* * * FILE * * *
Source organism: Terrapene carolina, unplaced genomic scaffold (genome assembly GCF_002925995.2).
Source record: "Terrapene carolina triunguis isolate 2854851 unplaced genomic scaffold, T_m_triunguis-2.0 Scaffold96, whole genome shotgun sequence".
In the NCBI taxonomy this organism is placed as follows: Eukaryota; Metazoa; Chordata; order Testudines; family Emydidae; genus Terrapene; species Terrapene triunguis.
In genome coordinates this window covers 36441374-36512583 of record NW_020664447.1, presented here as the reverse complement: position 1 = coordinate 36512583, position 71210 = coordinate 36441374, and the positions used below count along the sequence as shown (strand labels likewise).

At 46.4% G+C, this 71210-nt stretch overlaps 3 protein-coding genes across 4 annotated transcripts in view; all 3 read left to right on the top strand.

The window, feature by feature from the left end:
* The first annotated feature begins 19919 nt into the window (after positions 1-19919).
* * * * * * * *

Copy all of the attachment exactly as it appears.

Source organism: Terrapene carolina, unplaced genomic scaffold (genome assembly GCF_002925995.2).
Source record: "Terrapene carolina triunguis isolate 2854851 unplaced genomic scaffold, T_m_triunguis-2.0 Scaffold96, whole genome shotgun sequence".
In the NCBI taxonomy this organism is placed as follows: Eukaryota; Metazoa; Chordata; order Testudines; family Emydidae; genus Terrapene; species Terrapene triunguis.
In genome coordinates this window covers 36441374-36512583 of record NW_020664447.1, presented here as the reverse complement: position 1 = coordinate 36512583, position 71210 = coordinate 36441374, and the positions used below count along the sequence as shown (strand labels likewise).

At 46.4% G+C, this 71210-nt stretch overlaps 3 protein-coding genes across 4 annotated transcripts in view; all 3 read left to right on the top strand.

The window, feature by feature from the left end:
* The first annotated feature begins 19919 nt into the window (after positions 1-19919).